Oh, why not — guess I’ll weigh in on the national pissing contest over Obamacare — a label that was invented many months ago just so you’d be aware that it was made into law at the urging of that socialist president. You know: the one who was born in Kenya.
Crazy stuff. Three columnists for the generally sane Washington Post this week banged out their own contributions to the hysteria: Charles Krauthammer used the headline “Obamacare — the reckoning”; Jennifer Rubin talks about “Obamacare — a disaster for Democrats”; and Stephen Stromberg goes right off the deep end with “Obamacare = the end of the republic.” And there goes my breakfast.
It’s hard to know why so many Americans see red when the idea of a national plan for health care comes up. Well, maybe not so hard, even though the whole idea was first suggested by Harry Truman and bandied about all the way up to Bill Clinton: the haves take amazing exception to the have-nots gaining something they already have. Remember, as well, that benefits such as paid vacation and healthcare were not even available to working folks until organized labor made it happen well into the 20th century. For that matter, being able to avail yourself of 401(k)s and matching funds has only been a reality in the last couple of decades.
Then again, maybe it’s because some of those European countries — always easy targets — have provided general healthcare for many years. Do we really want to be like the French, for cryin’ out loud? Or worse, like the Canadians?
And now, the Supreme Court is being drawn into the squabble to answer law suits from 26 states, no less, on the basis of the law’s Constitutionality.
It’s so simple, really: If the new health care laws are unconstitutional — and bad, bad, bad — then so too is the requirement to have automobile insurance and homeowners insurance. Just imagine: you’re driving down the freeway on any Monday, knowing that as many as half the other drivers have no insurance whatsoever, the laws requiring such insurance (I guess in order to make us freer Americans) having been revoked. You get rear-ended and you pull into the center divider to a chorus of guys questioning the legality of your parentage. And what’s to stop the rear-ender offender from simply sailing on down the road and onto the nearest off-ramp? Or more important, who pays for the damage to your car and your medical expenses?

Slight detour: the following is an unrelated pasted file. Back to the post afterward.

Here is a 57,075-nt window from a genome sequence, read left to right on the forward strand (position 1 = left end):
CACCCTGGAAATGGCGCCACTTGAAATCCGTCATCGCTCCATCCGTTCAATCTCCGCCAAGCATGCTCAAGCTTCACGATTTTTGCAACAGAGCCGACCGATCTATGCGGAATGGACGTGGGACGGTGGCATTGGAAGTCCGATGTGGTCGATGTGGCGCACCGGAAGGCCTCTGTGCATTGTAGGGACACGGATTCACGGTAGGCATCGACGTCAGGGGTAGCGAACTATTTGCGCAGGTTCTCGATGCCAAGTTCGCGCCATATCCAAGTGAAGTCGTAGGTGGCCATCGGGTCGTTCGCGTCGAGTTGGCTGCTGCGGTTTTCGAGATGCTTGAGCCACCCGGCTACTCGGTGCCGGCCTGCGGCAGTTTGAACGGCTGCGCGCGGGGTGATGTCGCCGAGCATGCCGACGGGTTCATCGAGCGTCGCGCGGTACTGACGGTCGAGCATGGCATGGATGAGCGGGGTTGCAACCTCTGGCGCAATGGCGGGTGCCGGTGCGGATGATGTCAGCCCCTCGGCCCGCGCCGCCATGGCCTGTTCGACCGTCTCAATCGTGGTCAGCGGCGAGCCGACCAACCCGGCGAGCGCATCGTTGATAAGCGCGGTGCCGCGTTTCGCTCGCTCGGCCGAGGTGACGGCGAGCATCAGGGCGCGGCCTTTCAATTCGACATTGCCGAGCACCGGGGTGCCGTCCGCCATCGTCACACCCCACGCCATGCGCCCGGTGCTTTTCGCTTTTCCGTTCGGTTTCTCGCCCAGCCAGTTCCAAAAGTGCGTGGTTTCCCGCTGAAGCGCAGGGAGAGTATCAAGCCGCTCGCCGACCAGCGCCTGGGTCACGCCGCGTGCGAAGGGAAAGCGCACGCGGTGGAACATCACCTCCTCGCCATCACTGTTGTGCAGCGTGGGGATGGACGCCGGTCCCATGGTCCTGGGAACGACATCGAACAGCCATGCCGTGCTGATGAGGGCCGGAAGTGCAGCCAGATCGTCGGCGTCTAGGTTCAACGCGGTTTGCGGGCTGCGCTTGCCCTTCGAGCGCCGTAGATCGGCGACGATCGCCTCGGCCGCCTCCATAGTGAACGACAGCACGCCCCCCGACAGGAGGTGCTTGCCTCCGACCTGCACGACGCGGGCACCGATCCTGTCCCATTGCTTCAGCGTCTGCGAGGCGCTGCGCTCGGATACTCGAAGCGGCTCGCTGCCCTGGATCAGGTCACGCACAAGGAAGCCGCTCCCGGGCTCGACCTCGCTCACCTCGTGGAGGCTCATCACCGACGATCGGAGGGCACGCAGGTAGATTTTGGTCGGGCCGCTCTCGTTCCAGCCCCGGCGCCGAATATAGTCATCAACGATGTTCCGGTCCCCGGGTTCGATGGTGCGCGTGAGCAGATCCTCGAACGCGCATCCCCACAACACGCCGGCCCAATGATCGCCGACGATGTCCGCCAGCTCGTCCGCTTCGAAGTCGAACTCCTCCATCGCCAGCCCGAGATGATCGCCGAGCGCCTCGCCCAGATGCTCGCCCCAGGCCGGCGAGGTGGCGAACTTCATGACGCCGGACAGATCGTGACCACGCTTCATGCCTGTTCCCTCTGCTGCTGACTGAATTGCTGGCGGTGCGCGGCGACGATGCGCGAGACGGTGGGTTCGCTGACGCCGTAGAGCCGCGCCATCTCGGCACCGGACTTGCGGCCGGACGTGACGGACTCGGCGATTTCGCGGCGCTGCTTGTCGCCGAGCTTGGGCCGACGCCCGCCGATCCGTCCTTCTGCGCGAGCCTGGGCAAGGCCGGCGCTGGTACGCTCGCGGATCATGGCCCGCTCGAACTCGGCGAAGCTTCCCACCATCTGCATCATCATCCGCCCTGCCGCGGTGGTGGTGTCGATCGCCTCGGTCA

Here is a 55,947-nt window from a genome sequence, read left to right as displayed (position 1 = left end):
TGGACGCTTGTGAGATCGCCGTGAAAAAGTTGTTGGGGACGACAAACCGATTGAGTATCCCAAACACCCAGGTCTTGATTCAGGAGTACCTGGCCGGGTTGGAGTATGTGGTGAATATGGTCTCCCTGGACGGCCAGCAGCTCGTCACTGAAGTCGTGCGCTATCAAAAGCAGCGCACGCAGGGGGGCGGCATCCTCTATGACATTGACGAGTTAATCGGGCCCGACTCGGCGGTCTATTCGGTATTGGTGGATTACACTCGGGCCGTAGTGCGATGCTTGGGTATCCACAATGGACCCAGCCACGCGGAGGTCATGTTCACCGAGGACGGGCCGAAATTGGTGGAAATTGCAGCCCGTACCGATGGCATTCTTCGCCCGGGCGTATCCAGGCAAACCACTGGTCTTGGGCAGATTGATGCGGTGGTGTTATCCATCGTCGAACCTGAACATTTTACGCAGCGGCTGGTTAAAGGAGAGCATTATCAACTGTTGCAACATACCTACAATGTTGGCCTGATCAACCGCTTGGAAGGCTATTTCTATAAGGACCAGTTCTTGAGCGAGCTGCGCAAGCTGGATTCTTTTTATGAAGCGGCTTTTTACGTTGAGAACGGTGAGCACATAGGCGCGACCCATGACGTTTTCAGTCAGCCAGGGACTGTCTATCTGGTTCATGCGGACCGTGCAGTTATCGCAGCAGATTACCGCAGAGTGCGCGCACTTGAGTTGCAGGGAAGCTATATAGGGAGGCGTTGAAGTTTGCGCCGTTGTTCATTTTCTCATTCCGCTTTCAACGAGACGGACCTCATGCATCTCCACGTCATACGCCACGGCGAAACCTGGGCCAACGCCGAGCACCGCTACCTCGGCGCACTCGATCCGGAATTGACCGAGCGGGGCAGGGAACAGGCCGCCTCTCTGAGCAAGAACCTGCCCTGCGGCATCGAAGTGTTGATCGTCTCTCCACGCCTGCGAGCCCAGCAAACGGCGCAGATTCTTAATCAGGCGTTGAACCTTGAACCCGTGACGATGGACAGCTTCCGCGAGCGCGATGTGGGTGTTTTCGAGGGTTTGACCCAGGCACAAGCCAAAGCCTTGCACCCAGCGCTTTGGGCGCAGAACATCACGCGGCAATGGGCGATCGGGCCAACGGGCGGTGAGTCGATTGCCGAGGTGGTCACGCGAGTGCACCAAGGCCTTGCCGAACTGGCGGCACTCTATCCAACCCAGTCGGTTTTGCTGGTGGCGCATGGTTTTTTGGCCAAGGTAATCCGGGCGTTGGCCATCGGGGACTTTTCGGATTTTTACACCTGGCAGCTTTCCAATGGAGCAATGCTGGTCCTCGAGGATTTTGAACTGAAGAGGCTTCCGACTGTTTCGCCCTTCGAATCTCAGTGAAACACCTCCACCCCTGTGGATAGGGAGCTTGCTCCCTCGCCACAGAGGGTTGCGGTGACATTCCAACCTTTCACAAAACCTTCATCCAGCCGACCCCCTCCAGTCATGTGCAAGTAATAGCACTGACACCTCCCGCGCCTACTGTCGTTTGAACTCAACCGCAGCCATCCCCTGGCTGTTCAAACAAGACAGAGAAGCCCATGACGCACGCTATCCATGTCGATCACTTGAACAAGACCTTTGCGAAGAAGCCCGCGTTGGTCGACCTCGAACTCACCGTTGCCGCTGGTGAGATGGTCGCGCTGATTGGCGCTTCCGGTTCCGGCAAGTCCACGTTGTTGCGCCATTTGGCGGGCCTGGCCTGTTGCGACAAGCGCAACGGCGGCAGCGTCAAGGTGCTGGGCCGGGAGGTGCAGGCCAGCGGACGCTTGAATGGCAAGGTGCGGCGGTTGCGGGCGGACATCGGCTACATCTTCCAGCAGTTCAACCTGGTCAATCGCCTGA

Happily, that’s only hypothetical. And yet for those rolling disasters out there who actually do not have coverage, it turns out that you’re paying for them anyhow through the uninsured motorist item on your own policy. Mine runs about $70 a year.
So even more to the point, who do you suppose ends up footing the bill for the medically uninsured right now? Exactly. Your tax dollars at work. But then, I move the previous question: Why can’t we acknowledge the very real need and get to it in a direct way? Why can’t we even see it in a more self-serving way? Going back to the uninsured motorist scam, wouldn’t it be nice if we didn’t have to add that extra charge on our auto policies? Because here’s the thing…more people supporting the system always equals lower cost, and like it or not, insisting on the opposite will always increase the cost.
Slick, huh? And all too obvious? Yep. The individual mandate.
Because the bottom line is that a refusal to share the cost inevitably generates a very high price to the tight-fisted in both the short run and the long run. And yet those who are too dumb and too selfish to see the light never get the reprieve they seek anyhow.